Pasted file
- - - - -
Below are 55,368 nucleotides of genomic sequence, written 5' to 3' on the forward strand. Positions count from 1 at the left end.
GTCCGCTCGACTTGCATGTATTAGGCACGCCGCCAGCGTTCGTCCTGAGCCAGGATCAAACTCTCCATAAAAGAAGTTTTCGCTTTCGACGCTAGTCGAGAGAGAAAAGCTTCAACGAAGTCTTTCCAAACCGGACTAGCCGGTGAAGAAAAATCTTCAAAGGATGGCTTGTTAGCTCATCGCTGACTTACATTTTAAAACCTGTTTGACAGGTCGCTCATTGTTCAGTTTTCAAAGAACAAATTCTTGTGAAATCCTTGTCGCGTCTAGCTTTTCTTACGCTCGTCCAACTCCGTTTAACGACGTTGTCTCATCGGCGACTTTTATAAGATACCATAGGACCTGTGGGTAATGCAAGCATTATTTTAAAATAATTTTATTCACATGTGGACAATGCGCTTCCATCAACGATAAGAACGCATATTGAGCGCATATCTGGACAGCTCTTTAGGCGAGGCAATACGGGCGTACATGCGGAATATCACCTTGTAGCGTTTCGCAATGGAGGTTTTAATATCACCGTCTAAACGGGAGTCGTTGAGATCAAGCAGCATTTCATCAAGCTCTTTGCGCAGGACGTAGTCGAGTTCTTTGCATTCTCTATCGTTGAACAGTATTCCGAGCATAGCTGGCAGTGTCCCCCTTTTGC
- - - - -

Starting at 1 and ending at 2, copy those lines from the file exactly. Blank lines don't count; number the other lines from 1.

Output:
Below are 55,368 nucleotides of genomic sequence, written 5' to 3' on the forward strand. Positions count from 1 at the left end.
GTCCGCTCGACTTGCATGTATTAGGCACGCCGCCAGCGTTCGTCCTGAGCCAGGATCAAACTCTCCATAAAAGAAGTTTTCGCTTTCGACGCTAGTCGAGAGAGAAAAGCTTCAACGAAGTCTTTCCAAACCGGACTAGCCGGTGAAGAAAAATCTTCAAAGGATGGCTTGTTAGCTCATCGCTGACTTACATTTTAAAACCTGTTTGACAGGTCGCTCATTGTTCAGTTTTCAAAGAACAAATTCTTGTGAAATCCTTGTCGCGTCTAGCTTTTCTTACGCTCGTCCAACTCCGTTTAACGACGTTGTCTCATCGGCGACTTTTATAAGATACCATAGGACCTGTGGGTAATGCAAGCATTATTTTAAAATAATTTTATTCACATGTGGACAATGCGCTTCCATCAACGATAAGAACGCATATTGAGCGCATATCTGGACAGCTCTTTAGGCGAGGCAATACGGGCGTACATGCGGAATATCACCTTGTAGCGTTTCGCAATGGAGGTTTTAATATCACCGTCTAAACGGGAGTCGTTGAGATCAAGCAGCATTTCATCAAGCTCTTTGCGCAGGACGTAGTCGAGTTCTTTGCATTCTCTATCGTTGAACAGTATTCCGAGCATAGCTGGCAGTGTCCCCCTTTTGC